Anyone who has ever caught the cult horror classic "Re-Animator" can tell you that one of the idiosyncratic elements of this movie that has made it so beloved by fans is its musical score. Any resemblance between the soundtrack to "Re-Animator" and the iconic, strings-heavy score Bernard Herrmann wrote for "Psycho" is entirely not coincidental.
Richard Band's soundtrack for "Re-Animator" is far too obvious and lengthy a replication of Herrmann's "Psycho" composition to be anything less than intentional. When such a thing occurs in the artistic world it is known as an homage. But when does an homage cross the line into copyright infringement and intellectual thievery?
This whole subject of intellectual theft as it relates to illegal downloading seems to miss the point entirely. If you can go into any library in America and borrow a copy of "Moby Dick" for your own personal enjoyment without paying for the privilege, how is that any different from downloading a copy of a cinematic adaptation of "Moby Dick" for your own personal enjoyment without paying for it? Neither seems to accurately fit any definition of intellectual property theft.
Since Band has not only never tried to hide the fact that his score for "Re-Animator" is explicitly inspired by Herrmann's earlier composition but has actually been quite forthcoming about why he chose to write what some call a rip-off, that doesn't appear to fit, either. Neither did the makers of "Re-Animator" play games with the music by almost guiltily choosing only to allow it to played in short, subliminal snatches; long, extended sequences point up the fact that Band look back to the entirety of Herrmann's musical creation.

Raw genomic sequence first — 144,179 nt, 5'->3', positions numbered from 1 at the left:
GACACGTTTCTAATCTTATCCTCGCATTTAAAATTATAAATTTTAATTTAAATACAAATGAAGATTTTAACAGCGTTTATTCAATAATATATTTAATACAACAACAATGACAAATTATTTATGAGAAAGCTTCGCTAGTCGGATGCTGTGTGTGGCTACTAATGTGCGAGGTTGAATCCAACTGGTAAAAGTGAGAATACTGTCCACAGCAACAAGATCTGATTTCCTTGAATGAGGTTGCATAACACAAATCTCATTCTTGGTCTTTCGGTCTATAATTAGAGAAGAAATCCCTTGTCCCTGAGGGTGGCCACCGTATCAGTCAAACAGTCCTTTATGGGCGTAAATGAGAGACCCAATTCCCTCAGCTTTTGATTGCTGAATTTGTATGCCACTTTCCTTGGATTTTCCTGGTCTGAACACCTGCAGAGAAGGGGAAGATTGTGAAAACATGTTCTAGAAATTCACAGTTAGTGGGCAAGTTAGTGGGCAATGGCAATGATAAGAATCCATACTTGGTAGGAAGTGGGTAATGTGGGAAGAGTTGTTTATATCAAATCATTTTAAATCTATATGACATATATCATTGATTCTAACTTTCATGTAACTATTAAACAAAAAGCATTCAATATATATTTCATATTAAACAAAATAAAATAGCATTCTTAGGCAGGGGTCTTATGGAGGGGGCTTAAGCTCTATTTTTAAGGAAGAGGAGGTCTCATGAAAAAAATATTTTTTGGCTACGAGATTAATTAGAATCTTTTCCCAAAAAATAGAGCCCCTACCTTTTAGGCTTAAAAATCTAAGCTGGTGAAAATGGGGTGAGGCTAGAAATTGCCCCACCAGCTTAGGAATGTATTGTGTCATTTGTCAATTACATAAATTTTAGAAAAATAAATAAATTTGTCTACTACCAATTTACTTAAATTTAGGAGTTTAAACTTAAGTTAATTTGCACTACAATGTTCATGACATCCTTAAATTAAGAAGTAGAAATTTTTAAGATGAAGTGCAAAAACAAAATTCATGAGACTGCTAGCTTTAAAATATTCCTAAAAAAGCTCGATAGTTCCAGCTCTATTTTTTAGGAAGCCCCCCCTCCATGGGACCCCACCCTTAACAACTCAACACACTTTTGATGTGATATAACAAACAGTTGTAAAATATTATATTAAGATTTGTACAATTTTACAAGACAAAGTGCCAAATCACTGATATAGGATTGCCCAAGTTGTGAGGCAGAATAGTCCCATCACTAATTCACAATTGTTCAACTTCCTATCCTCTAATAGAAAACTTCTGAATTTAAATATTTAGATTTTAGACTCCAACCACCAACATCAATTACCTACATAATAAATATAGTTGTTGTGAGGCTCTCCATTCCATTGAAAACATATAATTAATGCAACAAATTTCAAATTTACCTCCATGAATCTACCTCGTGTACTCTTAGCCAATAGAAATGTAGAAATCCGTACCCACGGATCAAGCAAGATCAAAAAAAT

On the other hand, surreptitious utilization of not just one but two quite famous film scores indicates a definite quality of sneakiness on the part of the makers of another low budget B-movie. Originally distributed under the title "Naked Youth" and later altered for some reason to "Wild Youth," this movie belongs to a popular but short-lived subgenre typically screened only at drive-in cinemas that focused on what was viewed as one of the most pressing social problems facing American during the age of Eisenhower: juvenile delinquency and the effect of illegal narcotics upon that drive to lawlessness.
The real legacy of the movie may be more timely today. Those with a grasp of movie history can only be shocked at the opening title sequence. If prosecutors of those who download movies solely for the purpose of their own viewing pleasure really want to understand what intellectual property theft looks like, they should look no further.
"Naked Youth" or "Wild Youth" or whatever you want to call it features title music that is a direct rip-off of Elmer Bernstein's earlier score for another movie about drug addiction, "The Man with the Golden Arm." The difference between this film and "Re-Animator" is that the composer engages in the classic tactic of mucking around with the notes just enough to differentiate it from the original but not enough to allow it to be called original in any sense.
Things would be bad enough if "Naked Youth" was only satisfied with ripping off Bernstein's score, but it later takes the leap from the ridiculous to the ridiculously sublime by lifting the music Bernard Herrmann wrote for "Vertigo" to indicate the state of mind not of a character suffering from vertigo but of a character in the grip of heroin addiction.
Where is the line between homage and ripping off another composer's film score? I would posit that it is located somewhere between "Re-Animator" and "Naked Youth."
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